Wednesday, August 23, 2006

Those Sociable, Friendly Argentinians

Finally we have objective proof that Argentines are the most sociable folks in the world.

Well, at any rate, they have more contacts listed in their Plaxo email address book than other nationals, according to a recent survey by the “smart address book” company. Argentina led the “Connected Index” with an average of 479 contacts per address book, nearly 100 more than second-place Australia. The US, tied in 29th place with the Dominican Republic, trailed with a mere 293 contacts.

Frankly, I wasn’t surprised. This has always seemed to me to be a country of friends. Sure, family ties matter too, but the role of friends here seems more central than in the US. Folks know how to make them and keep them!

In fact, the extraverted nature of so many here helped induce me to immigrate. No longer is it up to me to start or keep a conversation going—everyone from green grocers and dress shop owners to waiters and bus seatmates cheerfully chat me up. It does take time of course to develop deep friendships, but at least making contacts is as easy as leaving the house. Most folks are simply warm and welcoming.

This weekend Roberto took me to the beach resort of Pinamar, where the small hotel owners, their niece, and her husband feted me with a rousing chorus of “Feliz Cumpleaños” and savored the best chocolate cake I’ve had since my birthday in Seattle in 1991. Granny and Mom encouraged the apple-cheeked one-year-old with his fudge-frosted grin to pose for my camera. The socialization to be sociable begins early!

While I continue to mull over the origins, meanings, and implications of this intense sociability, I continue to be amazed at its manifestations in so many dimensions of life--in communications, dining, urban design, vacation choices, and even in burial practices.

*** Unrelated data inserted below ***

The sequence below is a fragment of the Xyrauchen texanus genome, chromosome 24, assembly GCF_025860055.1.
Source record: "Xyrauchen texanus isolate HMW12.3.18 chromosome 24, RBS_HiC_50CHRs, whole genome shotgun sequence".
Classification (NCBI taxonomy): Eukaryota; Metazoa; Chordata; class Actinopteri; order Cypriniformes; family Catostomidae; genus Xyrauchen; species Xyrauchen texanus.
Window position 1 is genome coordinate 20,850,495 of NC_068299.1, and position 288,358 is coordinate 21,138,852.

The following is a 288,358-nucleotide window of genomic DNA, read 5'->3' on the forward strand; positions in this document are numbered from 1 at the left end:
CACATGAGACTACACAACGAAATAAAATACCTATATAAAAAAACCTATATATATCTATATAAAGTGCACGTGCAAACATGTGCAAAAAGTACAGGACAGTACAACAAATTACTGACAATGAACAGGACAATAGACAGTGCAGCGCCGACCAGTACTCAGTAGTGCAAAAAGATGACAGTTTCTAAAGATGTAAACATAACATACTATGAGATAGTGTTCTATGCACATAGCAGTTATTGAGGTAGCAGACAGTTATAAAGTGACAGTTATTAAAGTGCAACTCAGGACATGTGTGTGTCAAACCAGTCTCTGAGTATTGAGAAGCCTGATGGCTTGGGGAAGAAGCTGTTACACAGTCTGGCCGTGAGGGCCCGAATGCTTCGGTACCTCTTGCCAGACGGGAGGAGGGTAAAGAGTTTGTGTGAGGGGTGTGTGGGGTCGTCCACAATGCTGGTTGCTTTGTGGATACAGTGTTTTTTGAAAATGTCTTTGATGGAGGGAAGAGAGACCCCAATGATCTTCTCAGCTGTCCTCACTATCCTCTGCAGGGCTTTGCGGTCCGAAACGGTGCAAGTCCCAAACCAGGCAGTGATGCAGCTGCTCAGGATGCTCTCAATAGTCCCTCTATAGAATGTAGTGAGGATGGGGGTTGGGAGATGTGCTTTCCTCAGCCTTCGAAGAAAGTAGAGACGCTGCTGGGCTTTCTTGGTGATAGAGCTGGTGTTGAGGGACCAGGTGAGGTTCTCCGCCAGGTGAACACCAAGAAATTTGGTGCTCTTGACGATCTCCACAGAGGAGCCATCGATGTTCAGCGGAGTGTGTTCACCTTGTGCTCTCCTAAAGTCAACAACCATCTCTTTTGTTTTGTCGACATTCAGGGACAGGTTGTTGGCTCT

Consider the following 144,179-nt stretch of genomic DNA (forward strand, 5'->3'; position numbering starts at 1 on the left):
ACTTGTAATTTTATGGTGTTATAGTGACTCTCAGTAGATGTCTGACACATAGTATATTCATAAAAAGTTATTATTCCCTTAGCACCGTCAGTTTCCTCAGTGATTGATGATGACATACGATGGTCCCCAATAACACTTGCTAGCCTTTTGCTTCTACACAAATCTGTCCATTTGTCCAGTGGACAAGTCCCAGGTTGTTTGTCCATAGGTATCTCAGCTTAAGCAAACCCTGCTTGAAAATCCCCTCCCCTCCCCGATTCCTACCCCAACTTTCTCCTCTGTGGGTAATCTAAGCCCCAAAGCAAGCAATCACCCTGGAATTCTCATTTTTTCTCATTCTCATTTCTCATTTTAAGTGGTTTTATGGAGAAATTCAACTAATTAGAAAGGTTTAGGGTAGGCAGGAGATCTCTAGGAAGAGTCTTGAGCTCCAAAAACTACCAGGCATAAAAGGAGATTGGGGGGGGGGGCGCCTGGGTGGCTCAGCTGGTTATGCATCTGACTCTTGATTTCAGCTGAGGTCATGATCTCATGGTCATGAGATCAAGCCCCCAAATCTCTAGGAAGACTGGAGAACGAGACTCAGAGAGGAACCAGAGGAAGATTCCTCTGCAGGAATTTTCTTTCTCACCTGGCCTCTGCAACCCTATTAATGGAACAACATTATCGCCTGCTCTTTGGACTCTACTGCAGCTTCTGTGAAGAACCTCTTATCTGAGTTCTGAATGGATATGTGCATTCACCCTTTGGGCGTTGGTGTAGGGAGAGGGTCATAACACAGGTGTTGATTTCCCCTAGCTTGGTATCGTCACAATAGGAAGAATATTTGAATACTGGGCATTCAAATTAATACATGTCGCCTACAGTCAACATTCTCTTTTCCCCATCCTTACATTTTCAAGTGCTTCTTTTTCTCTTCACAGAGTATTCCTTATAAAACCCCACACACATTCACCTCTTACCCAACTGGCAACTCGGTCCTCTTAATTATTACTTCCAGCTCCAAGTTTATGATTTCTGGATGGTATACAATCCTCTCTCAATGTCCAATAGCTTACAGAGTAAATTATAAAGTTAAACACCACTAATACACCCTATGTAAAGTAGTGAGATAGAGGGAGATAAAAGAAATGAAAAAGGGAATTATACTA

Folks are just more “groupy” here. I receive a higher percentage of group emails (those sentimental power point presentations, for example) from my Argentine contacts than my North American friends. Romantic dinners for two seem less common than gaggles of friends for coffee or asado. A small intimate wedding would be a surprise if not an insult to the hundreds who were hoping to gather to celebrate for hours. Grown men (including my husband) actually get together weekly in stable, long-term friendship groups to fix dinner or dine out—definitely a cultural practice worth exporting! All in all, Argentinians invest time and energy in their friendships.

North Americans would be astounded to see that few residents choose to live outside dense city centers, where you can be sure to bump into lots of those contacts on a daily basis. How can I recognize a vacation spot here? It will have at least 27 high-rise apartment buildings (generally ugly) and countless discos and restaurants.

Peace is not solitude, but togetherness--even after death. While I have seen some graveyards with individual tombs, I have found more mausoleums here, as in the famous Recoleta Cemetery. In the San Nicolas Cemetery, for example, the French Argentine Society’s “pantheon” boasts three stories of caskets stacked five high, allowing 500 members a final resting place among family and friends. (Note that just about equals the number of contacts the average Argentinian Plaxo user reported.)

“El Día del Amigo,” or “Friends Day,” is bigger than Valentine’s Day, which is an imported holiday anyway. (It intrigues me that the chosen date marks the anniversary of the US moon landing, “because it made the world seem smaller,” someone here explained. Why doesn’t the US celebrate it?)

Without a doubt, one of the hardest things for an immigrant is abandoning regular contact with long-term friends and associates. Research shows the importance of such social networks for happiness and resilience. While three years still has not been enough time for me to re-establish truly deep ties, I do find comfort in the pleasant social contacts that are commonplace here. Only time will tell if these deepen into lifelong intimate friendships. At least there is hope as I am already one of those 479 Plaxo contacts for several Argentinians!

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